AT MY LAST EXHIBITION A MOTHER AND HER SON CAME INTO THE SHOW TO HAVE A LOOK AROUND, THE BOY SPOTTED ONE OF MY BLOCK PRINTS AND WITH HUGE EXCITEMENT TOLD HIS MOTHER IT WAS ‘MINECRAFT ART’ AND THAT THEY MUST BUY IT… AND THEY DID.
I didn’t think much of it until a couple of months later when I had succumbed to downloading Minecraft for my children, anything had to be better than ‘crossy road’. And sure enough my girls became obsessed with leaning over the laptop screen for hours on end — I’ll come to that shortly.
After some initial attempts to build a house and fence up hundreds of nomad sheep that seem to get drawn to human habitation in this pixelated world my youngest came to me and said “look mummy I have built you an art gallery”, sure enough there it was a nicely lit pixelated room with a sign saying ‘Abi’s Art Gallery’ and a wall full of pictures just like mine… they really are Minecraft art. This was genius on her part, why would I tell her to get off the machine and go run round the garden or something ‘more productive’ when she was building me the one thing I really would quite like in real life. So instead there was lots of excitement and praise and she got on to build my husband a ‘potions lab’ — he treats and teaches herbal medicine, so potions not far off..
But it brings me onto the bigger question, do I like Minecraft? Do I like any online game, do I wish my children were sewing, making, running and creating their games like Swallows and Amazons in the great outdoors.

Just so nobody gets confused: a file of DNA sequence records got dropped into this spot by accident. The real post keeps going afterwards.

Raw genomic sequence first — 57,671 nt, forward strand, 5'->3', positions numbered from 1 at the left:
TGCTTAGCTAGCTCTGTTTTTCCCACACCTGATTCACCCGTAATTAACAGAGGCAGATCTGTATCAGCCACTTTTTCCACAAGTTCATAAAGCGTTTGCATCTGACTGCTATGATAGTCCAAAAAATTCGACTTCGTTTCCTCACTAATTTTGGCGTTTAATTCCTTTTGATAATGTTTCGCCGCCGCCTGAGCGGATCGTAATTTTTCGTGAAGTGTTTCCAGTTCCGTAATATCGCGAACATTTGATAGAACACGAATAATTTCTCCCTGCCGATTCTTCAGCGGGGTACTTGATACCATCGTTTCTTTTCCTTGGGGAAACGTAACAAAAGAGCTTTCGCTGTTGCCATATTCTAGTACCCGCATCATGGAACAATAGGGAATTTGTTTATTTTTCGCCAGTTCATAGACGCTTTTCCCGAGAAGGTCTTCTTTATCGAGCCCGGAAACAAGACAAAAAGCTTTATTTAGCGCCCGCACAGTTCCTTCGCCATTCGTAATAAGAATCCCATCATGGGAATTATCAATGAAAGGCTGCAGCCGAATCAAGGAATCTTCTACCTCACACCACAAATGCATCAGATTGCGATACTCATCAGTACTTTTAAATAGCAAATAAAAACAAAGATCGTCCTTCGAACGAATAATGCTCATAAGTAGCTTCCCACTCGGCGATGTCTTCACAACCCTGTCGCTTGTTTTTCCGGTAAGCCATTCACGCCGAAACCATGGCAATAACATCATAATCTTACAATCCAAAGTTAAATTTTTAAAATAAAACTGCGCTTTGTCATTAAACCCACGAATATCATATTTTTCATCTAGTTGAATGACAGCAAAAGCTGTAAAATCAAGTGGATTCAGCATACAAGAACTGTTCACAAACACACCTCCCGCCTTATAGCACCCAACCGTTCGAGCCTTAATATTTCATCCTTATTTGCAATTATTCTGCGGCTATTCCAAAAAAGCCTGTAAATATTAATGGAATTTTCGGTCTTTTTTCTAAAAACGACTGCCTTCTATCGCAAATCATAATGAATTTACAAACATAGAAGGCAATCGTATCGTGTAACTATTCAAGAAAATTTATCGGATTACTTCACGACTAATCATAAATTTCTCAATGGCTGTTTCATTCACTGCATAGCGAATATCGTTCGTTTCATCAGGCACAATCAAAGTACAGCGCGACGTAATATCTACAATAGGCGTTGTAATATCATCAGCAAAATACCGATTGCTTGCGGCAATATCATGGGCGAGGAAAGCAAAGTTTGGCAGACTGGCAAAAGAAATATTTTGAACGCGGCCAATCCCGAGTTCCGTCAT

TV is passive, able to waste many hours with vacuously absorbing pap, however even that has some gems like Horrible Histories — brilliantly re-enacted, entertaining and educational. And TV also has its uses when I want my children to just be calm, I let the flatscreen nanny have her way for a short time.
But why the animosity of parents towards video games? Would we mind if they sat for 3 hours playing lego, or making a den outside, or drawing and colouring? Yet some computer games are exactly that, it just seems although we as adults are in front of the screens most of the day, it is ‘bad or wrong’ for children.
I feel, like everything, in moderation ‘time’ on the computer is just as beneficial as ‘time outside’, or ‘time playing schools’. Perhaps it is my generation, the last who remember TBF (time before internet), who struggle with this notion. But moderated, I feel that certain computer games are incredibly valuable to the education and growth of our children’s minds. They will after all, live and flourish in a tech world that we at best may find unnatural and intrusive, at worst just won’t understand. So how do we prepare them for this brave new world?
Like everything in this life, some things are better than others, and Minecraft, I believe is actually pretty good for the precious little minds of our children, not too much mind you that they turn to mush, but definitely some.